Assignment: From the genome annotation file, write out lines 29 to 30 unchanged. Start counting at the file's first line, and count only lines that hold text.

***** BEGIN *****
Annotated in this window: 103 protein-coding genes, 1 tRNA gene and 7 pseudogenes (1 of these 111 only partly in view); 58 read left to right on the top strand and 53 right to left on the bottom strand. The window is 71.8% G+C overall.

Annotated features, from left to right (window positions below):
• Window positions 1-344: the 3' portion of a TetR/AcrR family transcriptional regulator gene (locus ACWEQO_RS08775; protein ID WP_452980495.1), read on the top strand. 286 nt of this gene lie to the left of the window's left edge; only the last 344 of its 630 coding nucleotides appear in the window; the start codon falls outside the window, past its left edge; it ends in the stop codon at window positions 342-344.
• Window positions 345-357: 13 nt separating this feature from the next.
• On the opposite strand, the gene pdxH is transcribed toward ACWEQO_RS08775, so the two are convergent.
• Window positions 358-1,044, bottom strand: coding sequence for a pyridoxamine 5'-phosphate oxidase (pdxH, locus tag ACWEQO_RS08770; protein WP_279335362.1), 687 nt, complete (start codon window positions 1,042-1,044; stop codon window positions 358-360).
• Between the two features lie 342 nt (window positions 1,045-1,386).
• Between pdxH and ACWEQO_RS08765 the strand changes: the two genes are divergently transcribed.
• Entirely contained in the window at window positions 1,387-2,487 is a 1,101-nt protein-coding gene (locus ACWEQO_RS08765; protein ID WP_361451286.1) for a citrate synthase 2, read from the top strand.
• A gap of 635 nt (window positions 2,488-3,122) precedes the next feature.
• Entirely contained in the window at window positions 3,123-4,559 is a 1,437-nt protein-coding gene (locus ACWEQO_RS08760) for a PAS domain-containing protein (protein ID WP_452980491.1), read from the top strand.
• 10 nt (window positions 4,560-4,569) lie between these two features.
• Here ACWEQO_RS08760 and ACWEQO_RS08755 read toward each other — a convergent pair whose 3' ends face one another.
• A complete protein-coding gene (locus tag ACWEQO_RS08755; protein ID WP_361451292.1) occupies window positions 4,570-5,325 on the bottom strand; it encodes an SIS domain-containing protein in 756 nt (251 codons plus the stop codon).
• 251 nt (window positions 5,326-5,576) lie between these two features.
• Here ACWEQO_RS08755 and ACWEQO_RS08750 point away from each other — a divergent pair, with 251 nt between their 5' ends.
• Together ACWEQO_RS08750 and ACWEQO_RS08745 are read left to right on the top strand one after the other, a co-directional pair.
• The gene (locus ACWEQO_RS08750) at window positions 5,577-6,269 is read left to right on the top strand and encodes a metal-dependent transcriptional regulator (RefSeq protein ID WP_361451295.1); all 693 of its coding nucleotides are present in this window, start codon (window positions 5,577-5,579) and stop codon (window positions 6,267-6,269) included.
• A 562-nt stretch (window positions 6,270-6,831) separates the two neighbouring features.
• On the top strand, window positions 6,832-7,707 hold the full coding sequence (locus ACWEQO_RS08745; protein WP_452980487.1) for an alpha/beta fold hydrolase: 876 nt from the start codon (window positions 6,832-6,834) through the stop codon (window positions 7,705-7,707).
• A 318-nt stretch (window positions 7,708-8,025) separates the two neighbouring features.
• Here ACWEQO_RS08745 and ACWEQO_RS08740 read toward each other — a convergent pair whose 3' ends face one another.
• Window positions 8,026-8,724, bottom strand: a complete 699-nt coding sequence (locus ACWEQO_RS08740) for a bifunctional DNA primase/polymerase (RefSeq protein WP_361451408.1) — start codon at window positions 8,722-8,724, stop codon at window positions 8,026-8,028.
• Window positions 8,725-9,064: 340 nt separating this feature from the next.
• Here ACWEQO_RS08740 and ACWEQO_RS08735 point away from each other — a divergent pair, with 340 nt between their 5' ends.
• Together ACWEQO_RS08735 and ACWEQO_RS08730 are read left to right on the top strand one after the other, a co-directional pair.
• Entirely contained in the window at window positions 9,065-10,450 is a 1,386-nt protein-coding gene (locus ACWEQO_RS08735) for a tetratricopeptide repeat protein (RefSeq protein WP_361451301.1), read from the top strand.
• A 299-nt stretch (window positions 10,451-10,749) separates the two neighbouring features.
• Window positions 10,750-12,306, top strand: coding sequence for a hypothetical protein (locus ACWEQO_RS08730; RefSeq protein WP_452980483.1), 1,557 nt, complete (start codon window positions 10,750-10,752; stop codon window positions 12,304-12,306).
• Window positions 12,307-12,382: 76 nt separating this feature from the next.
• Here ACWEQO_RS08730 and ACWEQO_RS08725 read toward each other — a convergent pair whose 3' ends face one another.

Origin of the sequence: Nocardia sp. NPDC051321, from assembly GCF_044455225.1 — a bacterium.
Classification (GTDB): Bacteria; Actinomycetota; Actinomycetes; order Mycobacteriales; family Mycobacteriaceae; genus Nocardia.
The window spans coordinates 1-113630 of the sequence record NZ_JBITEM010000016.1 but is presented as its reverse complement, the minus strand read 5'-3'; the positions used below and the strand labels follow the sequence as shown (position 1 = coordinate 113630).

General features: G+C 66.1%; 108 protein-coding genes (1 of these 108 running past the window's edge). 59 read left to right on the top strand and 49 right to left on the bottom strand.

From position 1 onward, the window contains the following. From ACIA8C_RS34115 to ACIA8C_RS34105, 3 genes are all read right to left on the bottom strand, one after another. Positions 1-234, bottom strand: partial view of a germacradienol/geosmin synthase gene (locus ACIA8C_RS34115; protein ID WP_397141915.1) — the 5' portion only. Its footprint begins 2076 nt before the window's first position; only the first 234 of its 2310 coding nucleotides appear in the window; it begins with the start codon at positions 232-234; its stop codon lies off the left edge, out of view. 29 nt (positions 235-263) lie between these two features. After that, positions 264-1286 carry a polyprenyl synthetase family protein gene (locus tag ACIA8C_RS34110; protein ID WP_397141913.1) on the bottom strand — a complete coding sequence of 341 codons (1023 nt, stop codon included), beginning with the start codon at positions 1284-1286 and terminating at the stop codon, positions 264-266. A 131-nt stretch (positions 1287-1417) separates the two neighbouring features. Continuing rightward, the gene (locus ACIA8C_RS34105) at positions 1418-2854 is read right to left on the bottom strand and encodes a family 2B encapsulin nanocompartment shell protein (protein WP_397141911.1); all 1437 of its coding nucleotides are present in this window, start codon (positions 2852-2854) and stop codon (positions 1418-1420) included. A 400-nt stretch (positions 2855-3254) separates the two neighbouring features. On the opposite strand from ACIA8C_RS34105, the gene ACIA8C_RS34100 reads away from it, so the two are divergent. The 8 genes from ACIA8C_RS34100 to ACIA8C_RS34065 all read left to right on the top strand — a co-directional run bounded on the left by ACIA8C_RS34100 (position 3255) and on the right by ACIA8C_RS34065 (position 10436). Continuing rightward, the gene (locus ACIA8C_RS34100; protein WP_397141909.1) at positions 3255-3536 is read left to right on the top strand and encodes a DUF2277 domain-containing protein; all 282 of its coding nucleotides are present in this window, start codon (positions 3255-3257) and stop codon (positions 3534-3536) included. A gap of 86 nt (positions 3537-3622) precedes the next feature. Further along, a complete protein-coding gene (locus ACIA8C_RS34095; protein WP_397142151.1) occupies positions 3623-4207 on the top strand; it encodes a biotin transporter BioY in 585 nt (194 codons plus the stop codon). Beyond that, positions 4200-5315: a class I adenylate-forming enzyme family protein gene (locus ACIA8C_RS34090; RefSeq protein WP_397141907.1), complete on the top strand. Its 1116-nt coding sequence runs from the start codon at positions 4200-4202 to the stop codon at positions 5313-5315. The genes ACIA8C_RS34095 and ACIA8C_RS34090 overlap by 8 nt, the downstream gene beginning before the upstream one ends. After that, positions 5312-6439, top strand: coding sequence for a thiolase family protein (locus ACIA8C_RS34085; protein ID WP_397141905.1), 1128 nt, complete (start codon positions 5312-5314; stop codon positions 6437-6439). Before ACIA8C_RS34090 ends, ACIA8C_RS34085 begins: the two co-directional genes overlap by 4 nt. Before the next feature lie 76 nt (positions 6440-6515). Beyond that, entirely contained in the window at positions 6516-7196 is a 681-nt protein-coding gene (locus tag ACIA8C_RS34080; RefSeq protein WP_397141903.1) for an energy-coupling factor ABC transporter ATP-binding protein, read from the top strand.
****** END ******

• Window positions 10,750-12,306, top strand: coding sequence for a hypothetical protein (locus ACWEQO_RS08730; RefSeq protein WP_452980483.1), 1,557 nt, complete (start codon window positions 10,750-10,752; stop codon window positions 12,304-12,306).
• Window positions 12,307-12,382: 76 nt separating this feature from the next.